I saw her a few times around town after that.  She always waved hello and seemed glad to see me. When I go back to PP I hope to bump into her and share a meal and a pint. Well, maybe half a pint.

 

Hitting a Wall

One night I was lugging two full bags of groceries back to the guest house from the mini mart.  Instead of the usual "tuk tuk?" a man approached me and quietly asked "want boom boom?"  He motioned me over to his tuk tuk and in a low voice confided "I did the K11 run for many years.  I know things."  K11 refers to Svay Pak, a Vietnamese village 11 kilometers from Phnom Penh that in years past was notorious as a pedophile playground.  He said "I can get you young girl, very young, no hair yet.  Three or four hundred dollars."  He must have misread the look was on my face because he followed up with "Oh, you want virgin?  No problem.  $2,000 for one week."  I recoiled in horror.  "You want cheaper??" he asked.  He must have thought it was price that was bothering me.  "I can get you an older girl, maybe fifteen or sixteen, forty or fifty dollars.  I take you.  You no like, no pay."  My head spun in both directions.  I thought it was going to fly off my shoulders and into orbit. I wavered then thought "ok, it's just a ride at no charge and I might learn something new to write about."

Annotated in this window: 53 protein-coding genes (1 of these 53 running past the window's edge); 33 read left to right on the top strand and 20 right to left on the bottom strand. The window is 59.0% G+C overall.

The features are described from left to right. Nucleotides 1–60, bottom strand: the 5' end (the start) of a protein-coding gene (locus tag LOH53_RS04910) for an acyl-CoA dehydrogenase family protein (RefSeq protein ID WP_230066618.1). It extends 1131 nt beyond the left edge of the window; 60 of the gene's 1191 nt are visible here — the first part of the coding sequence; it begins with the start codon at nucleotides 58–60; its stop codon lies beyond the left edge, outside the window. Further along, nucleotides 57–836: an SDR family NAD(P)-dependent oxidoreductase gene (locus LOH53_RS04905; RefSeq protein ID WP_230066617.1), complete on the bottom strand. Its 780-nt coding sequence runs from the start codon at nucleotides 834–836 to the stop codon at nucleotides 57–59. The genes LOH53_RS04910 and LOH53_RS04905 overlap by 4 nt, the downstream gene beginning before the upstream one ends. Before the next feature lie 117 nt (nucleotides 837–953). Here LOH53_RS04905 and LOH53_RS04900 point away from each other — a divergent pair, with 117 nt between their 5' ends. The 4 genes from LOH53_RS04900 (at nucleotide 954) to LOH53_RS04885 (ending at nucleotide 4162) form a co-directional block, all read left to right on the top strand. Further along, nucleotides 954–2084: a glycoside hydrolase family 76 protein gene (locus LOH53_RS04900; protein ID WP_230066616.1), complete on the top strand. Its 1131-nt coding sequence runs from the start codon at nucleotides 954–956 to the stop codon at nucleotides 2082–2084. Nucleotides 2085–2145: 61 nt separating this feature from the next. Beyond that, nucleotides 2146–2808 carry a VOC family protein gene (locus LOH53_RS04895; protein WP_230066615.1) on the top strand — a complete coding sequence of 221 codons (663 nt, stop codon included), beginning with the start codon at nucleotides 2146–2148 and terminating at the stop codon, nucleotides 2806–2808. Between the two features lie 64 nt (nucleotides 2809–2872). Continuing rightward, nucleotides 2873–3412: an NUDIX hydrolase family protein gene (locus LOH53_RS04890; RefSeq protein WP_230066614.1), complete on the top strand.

We drove to the Central Post Office parking lot.  It was a drizzly, miserable night. The driver made a phone call.  He told me that a car taxi would bring a girl.  We waited maybe ten minutes.  No taxi.   He called again.  Getting impatient, he said "it would be better to start early tomorrow.  Better selection and no waiting.  The taxi take you to a place near a pagoda.  If you no like her you can select another."

Thinking I might give someone the night off, I asked if I could take one out. "No," he said quite seriously.  "That building is locked. Girls cannot take out." I started to get queasy. I was about to agree we should leave when a motorbike pulled into the parking lot with a girl.   She got off the bike and boarded the tuk tuk I was in.  Seeing the fear in her eyes behind a meek smile was sickening. At first I thought "maybe I'll learn something" but as I got out of the tuk tuk to pull $40 out of an ATM I got a really sick feeling in the pit of my stomach. I couldn't go through with being in a locked brothel even for only a brief time so I turned on a heel and climbed back into the tuk tuk. I'd read that enslaved girls sometimes catch hell when a prospective customer backs out, which made me feel sicker but I didn't know what else to do.

As the girl got back on the motorbike and was driven away I thought "there but for the grace of whatever, go I." I don't know where the thought came from but it seemed quite real.